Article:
Two top candidates were available for the post of the pope when Pope Paul VI died in 1978. They were not Wojtyla, butboth were Italian. As a compromise candidate, the Polish cardinal was proposed. Wojtyla won on the second day of the conclave. He was 58 years old and the youngest pope for 132 years.

John Paul II, the new Pope, was determined to make the Church more approachable and loving. The key moment was when apologized for the Church’s errors, and for its “sins towards the people of Israel”. (Most saw that as an eagerly awaited apology for Church’s inaction on the Holocaust, which included his own. In 1979, he was also the first pope who visited Auschwitz. He placed a letter inside Jerusalem’s Western Wall. This gesture, which Rabbi Melchior, Israeli cabinet minister, called “Beyond History, beyond Memory.”

The pope tried to make the Church a beacon of dignity and human rights. In 1979, he visited Poland, a visit that inspired the anti-communist Solidarity Movement. Later, he gave tacit support to the movement that would defeat Soviet dominance. He was instrumental in the installation of anti-communist politicians throughout Eastern Europe. In 1982, the pope signed a secret agreement to help end Soviet dominance in Eastern Europe. The president and the pope created a network that supported Solidarity through smuggling and spying. It is not surprising that Mikhail Gorbachev (the Soviet leader) later stated that the collapse of the Iron Curtain wouldn’t have been possible without John Paul II.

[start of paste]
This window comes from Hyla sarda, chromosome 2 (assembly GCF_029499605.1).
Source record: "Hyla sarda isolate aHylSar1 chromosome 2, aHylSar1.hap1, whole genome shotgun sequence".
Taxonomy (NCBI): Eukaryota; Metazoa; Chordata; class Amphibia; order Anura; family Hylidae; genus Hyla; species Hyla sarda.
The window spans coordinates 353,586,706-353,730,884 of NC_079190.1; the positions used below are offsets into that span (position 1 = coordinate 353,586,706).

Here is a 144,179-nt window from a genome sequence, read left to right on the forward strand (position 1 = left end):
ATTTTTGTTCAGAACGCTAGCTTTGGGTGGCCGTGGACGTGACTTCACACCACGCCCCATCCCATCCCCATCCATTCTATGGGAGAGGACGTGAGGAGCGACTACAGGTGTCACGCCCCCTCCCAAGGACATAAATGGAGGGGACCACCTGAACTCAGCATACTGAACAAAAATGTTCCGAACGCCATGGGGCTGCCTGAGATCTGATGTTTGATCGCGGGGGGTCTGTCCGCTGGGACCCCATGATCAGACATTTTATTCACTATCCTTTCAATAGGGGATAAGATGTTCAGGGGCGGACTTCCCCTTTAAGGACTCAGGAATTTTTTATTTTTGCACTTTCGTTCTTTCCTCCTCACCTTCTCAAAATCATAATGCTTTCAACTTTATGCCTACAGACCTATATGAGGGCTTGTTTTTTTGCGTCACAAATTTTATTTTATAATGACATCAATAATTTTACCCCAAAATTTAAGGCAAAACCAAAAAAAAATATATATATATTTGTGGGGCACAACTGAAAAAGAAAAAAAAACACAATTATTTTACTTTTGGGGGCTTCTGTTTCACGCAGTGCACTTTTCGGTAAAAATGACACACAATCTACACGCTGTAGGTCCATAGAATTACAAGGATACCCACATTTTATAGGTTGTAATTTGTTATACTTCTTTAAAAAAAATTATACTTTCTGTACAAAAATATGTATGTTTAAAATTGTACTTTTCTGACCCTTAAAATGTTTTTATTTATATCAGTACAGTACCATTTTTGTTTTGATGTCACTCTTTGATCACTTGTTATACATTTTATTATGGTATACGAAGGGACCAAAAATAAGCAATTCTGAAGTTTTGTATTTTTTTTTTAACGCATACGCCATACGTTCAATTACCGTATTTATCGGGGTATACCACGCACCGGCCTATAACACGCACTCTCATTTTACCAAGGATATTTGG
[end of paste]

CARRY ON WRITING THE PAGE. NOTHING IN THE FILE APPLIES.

Publicly apologizing for Galileo Galilei’s Church indictment, for Catholic involvement with the African slave trade and for inhumane treatment of women, and for the Church’s inquisitions, religious wars, and public apology. He reprimanded many countries, including Ireland and Brazil, for their mistreatment of their people and aiding violence throughout his reign. He also reached for youths. World Youth Day was established in 1984 to bring together young people to celebrate their faith. The 13th will be held in Madrid this August.

John Paul II was a conservative pope. He stood firm on the dogmas that were under attack, such as the Church’s condemnation of birth control and stem cell research. He also declared that other topics like whether women should become ordained were not open for debate. Critics claim that he failed to adequately address gender issues and that his opposition to all forms of contraception is dangerous. It’s similar to Pope Benedict’s recent declaration that condoms can be used to prevent AIDS.

The world was still grieving John Paul II’s death. Many in the crowd at John Paul II’s funeral called for his sainthood. Many held signs that said “Santo Subito!” (Saint at Once! People chanted “Santo santo!” (Saint, saint!) There were already questions about John Paul II’s canonization… and whether the Vatican would expedite the process.